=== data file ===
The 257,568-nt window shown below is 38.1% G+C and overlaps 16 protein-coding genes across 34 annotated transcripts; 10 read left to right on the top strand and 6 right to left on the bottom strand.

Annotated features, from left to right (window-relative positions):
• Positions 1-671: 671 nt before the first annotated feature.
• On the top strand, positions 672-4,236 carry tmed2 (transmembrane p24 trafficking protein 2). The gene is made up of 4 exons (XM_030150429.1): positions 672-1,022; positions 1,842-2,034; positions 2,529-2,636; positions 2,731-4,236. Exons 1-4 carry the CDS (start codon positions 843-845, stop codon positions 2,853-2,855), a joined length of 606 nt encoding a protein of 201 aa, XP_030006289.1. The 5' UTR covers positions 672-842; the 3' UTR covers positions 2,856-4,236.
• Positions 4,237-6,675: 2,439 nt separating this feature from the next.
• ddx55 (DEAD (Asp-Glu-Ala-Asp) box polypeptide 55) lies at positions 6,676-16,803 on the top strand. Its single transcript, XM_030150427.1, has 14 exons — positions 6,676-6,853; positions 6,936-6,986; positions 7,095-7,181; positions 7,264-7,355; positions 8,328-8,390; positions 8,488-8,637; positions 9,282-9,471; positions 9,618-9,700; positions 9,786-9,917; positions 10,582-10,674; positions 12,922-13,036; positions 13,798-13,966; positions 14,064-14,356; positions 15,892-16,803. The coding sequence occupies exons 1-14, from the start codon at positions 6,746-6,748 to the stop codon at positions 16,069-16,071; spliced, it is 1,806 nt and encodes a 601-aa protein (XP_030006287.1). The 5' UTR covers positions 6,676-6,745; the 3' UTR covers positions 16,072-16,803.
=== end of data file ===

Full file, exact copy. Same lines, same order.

The 257,568-nt window shown below is 38.1% G+C and overlaps 16 protein-coding genes across 34 annotated transcripts; 10 read left to right on the top strand and 6 right to left on the bottom strand.

Annotated features, from left to right (window-relative positions):
• Positions 1-671: 671 nt before the first annotated feature.
• On the top strand, positions 672-4,236 carry tmed2 (transmembrane p24 trafficking protein 2). The gene is made up of 4 exons (XM_030150429.1): positions 672-1,022; positions 1,842-2,034; positions 2,529-2,636; positions 2,731-4,236. Exons 1-4 carry the CDS (start codon positions 843-845, stop codon positions 2,853-2,855), a joined length of 606 nt encoding a protein of 201 aa, XP_030006289.1. The 5' UTR covers positions 672-842; the 3' UTR covers positions 2,856-4,236.
• Positions 4,237-6,675: 2,439 nt separating this feature from the next.
• ddx55 (DEAD (Asp-Glu-Ala-Asp) box polypeptide 55) lies at positions 6,676-16,803 on the top strand. Its single transcript, XM_030150427.1, has 14 exons — positions 6,676-6,853; positions 6,936-6,986; positions 7,095-7,181; positions 7,264-7,355; positions 8,328-8,390; positions 8,488-8,637; positions 9,282-9,471; positions 9,618-9,700; positions 9,786-9,917; positions 10,582-10,674; positions 12,922-13,036; positions 13,798-13,966; positions 14,064-14,356; positions 15,892-16,803. The coding sequence occupies exons 1-14, from the start codon at positions 6,746-6,748 to the stop codon at positions 16,069-16,071; spliced, it is 1,806 nt and encodes a 601-aa protein (XP_030006287.1). The 5' UTR covers positions 6,676-6,745; the 3' UTR covers positions 16,072-16,803.